Microbiologically influenced corrosion (MIC) was once thought to be the primary threat to sprinkler pipe longevity. However, further research has found that oxygen is the primary factory in sprinkler pipe corrosion for both wet and dry pipe systems. In this article, we will discuss how corrosion occurs in a dry sprinkler system and the options for preventing or slowing this corrosion in order to maintain your system and extend the life of your sprinkler piping.
The corrosion triangle illustrates the three factors necessary for corrosion to take place: an unprotected metal, electrochemical potential in the form of oxygen, and electrolyte in the form of moisture. When all three factors are present, there interaction results in corrosion of the unprotected metal. To prevent corrosion, you must remove one factor in the corrosion triangle.
Removing the Unprotected Metal from the Equation
Galvanized steel prevents corrosion by having a protective surface between the metal and the water or air; Black steel pipe has little to no protective coating. However, both galvanized steel and black steel pipes present opportunities for corrosion – an issue we will go into further in a future blog.
Removing Water from the Equation
The definition of a dry sprinkler pipe system says that the sprinkler pipes are dry – without water. And this is true, the purpose of a dry sprinkler system is to provide piping without water in sensitive areas, such as areas where the water in sprinkler pipes would freeze or locations where any water leakage could cause serious damage. (Although, if your sprinkler system is located in an area where any water can cause serious damage to the facility or equipment, it is best to look at other fire suppression options such as aerosol based or clean agents.)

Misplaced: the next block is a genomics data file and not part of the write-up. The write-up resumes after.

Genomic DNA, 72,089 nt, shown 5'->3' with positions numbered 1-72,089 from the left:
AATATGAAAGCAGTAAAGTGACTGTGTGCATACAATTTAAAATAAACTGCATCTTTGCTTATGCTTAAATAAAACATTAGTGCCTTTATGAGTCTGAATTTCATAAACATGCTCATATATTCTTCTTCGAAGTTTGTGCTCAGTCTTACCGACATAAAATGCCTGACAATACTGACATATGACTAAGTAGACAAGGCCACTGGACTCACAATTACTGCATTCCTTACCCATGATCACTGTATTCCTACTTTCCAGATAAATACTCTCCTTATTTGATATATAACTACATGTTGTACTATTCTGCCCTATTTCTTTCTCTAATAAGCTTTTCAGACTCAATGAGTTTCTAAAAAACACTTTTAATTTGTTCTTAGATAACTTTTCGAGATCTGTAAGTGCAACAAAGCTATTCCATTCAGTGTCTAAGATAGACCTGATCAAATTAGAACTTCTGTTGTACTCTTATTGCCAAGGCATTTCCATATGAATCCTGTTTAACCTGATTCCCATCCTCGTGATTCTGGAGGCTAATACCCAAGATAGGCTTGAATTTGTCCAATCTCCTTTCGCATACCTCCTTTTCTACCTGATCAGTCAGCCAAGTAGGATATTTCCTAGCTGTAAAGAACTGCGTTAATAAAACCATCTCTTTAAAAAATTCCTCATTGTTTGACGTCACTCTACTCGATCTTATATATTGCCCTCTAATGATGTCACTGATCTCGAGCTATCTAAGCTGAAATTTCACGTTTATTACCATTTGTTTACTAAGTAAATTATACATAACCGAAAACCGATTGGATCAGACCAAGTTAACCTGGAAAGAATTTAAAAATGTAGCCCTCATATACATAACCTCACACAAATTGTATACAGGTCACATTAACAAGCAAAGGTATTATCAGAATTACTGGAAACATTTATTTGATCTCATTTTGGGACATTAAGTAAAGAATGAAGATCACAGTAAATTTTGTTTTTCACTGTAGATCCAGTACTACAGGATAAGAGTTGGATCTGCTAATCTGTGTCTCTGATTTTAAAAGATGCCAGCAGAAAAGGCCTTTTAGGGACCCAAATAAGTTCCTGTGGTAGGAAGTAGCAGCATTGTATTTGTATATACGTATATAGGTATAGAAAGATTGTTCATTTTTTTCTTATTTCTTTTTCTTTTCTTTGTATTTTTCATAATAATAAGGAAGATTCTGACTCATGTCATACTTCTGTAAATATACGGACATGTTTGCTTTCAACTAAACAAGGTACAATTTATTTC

However, dry sprinkler pipes will still collect trace amounts of water due to hydrotesting, flow testing, and condensation. Even when you properly drain the system on a regular basis (read more on how to drain your dry system pipes here - drip drum blog), the water is present and can react with the pipe and oxygen to create corrosion. The remaining option is to remove the oxygen from the dry pipe system in order to prevent corrosion.
Removing Oxygen from the Equation
Dry sprinkler and pre-action system pipes are pressurized with air until the system is alerted that a fire is occurring, at which time the sprinklers activate releasing the air from the system and filling the pipes with water. Instead of pressurizing these pipes with air, however, you can pressurize them with nitrogen, which does not react with the water or pipes to create corrosion.
Ongoing, long-term exposure tests have been conducted, and have shown that nitrogen filled sprinkler pipes slow or stop corrosion and extend the life of the sprinkler pipes significantly. This preventative measure for your dry sprinkler system can save you money in costly repairs due to corrosion including property and equipment damage, ongoing repairs to pipes or full system replacement, sprinkler head blockages, and an inoperable fire protection system that puts your people and assets at risk.
Nitrogen arrests electrochemical, galvanic and MIC corrosion. The nitrogen also prevents ice plugs by ensuring a -40F to -70F dew point within the sprinkler system. As high purity nitrogen enters the sprinkler piping, corrosive oxygen is displaced – preventing corrosion, slowing corrosion that may already have occurred, and maintaining your sprinkler system for a longer life span.